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Everyday Resilience: From Striving to Thriving – Managing Strong Emotion
March 14 @ 11:00 am - 12:30 pm
Each day, the stress we feel can get the best of us and affect our judgments and ability to think with the clarity needed. Stress can cause us to act and react in ways we otherwise would not. In this session you will gain an understanding of the neuroscience and physiology of your difficult emotions and learn to pivot, leading yourself and others more intentionally. Discover skills like Your Stress Profile and the Three Minute Breathing Space which open the door to approaching your body’s signals as radar. By the end of the session, you will see how to use your stress patterns as a superpower for wellbeing and emotional balance in any setting.
Register below to join us on March 14th 11:00am – 12:30pm in the LEC Nicholas Innovation Commons (room #105).
About this course:
Resilience is our innate ability to move through and adapt to challenges in a healthy way. This series will explore how the neuroscience and principles and practices of mindfulness and self-compassion can serve as accessible tools to cultivate sustainable well-being and deepen a sense of purpose in your daily life and work. Investing your time in series will support you in learning to lead from a place of intention, using your attention to navigate difficulties and embrace joy.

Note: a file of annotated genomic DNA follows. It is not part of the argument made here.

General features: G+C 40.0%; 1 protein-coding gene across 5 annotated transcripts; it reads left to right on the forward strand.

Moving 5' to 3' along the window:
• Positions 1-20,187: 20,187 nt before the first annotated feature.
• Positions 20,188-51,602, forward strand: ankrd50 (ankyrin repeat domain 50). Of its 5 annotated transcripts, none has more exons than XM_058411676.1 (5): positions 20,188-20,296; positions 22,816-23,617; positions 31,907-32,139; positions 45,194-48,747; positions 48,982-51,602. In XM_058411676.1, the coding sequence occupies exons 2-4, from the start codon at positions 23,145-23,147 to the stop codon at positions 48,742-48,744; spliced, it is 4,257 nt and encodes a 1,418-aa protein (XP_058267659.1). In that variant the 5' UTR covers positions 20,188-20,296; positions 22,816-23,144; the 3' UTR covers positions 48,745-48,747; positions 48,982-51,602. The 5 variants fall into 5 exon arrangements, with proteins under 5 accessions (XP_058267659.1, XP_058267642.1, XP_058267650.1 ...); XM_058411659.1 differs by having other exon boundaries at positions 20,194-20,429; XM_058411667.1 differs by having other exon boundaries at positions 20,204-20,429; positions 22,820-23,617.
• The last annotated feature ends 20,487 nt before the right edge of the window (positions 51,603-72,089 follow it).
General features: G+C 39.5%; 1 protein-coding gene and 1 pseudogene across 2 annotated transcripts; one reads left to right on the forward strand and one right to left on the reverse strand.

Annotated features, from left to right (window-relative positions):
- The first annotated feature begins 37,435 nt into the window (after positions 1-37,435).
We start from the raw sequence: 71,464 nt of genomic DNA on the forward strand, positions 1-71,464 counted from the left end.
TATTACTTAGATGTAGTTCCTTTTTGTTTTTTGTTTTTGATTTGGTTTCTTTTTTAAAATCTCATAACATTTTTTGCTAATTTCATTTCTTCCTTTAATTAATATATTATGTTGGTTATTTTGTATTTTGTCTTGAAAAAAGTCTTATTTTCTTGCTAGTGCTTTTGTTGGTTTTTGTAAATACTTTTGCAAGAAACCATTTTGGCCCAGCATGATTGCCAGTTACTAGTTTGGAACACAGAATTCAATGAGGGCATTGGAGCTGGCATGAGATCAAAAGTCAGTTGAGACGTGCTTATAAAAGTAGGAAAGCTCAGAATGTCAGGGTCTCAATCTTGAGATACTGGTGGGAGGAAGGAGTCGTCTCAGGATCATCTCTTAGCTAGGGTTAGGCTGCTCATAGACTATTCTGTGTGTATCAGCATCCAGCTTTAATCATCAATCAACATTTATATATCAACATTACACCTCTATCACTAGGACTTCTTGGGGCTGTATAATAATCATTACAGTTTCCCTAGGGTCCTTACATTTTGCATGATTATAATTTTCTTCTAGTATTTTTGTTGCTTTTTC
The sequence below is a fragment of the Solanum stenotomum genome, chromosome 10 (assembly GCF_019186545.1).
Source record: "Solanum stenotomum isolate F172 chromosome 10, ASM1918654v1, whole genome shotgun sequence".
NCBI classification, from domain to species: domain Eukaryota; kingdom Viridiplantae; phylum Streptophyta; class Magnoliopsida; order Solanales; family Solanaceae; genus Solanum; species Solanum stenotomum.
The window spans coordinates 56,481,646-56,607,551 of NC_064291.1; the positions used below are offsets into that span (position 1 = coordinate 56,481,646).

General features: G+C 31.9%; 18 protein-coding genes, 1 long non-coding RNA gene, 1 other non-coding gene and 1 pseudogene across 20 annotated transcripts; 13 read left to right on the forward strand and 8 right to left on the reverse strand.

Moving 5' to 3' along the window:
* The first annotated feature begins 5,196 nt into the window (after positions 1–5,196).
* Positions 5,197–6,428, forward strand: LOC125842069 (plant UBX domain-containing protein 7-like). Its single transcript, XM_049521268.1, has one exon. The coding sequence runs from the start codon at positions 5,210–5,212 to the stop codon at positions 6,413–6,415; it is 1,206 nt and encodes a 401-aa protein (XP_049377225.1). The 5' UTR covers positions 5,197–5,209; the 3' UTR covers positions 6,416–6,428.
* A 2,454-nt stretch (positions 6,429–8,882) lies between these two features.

Participants are welcome to sign up for an individual session or the full series, and need only to attend the morning or evening sessions. Participation at each of the three sessions is encouraged but not necessary.
The Lubar Entrepreneurship Center is pleased to partner with Susan Lubar and Growing Minds on this project.
Growing Minds has been a pioneer in Southeastern Wisconsin in the area of mental and emotional health as a teachable skill for overall well-being. Founded with the hypothesis that with two minutes every day, educators, students and others, can learn to manage their nervous system, and then set intentions for who they want to be or grow into. Expanding beyond the moment, the compound value of this daily practice could keep well-being at the forefront of one’s mind and naturally grow calmer and more purposeful teams of people. To meet this end, Growing Minds uses short, research-based practices that train the mind to be more grounded and less reactive. These skills build the foundation for more compassionate relationships where individuals have greater opportunities to thrive, no matter their circumstances.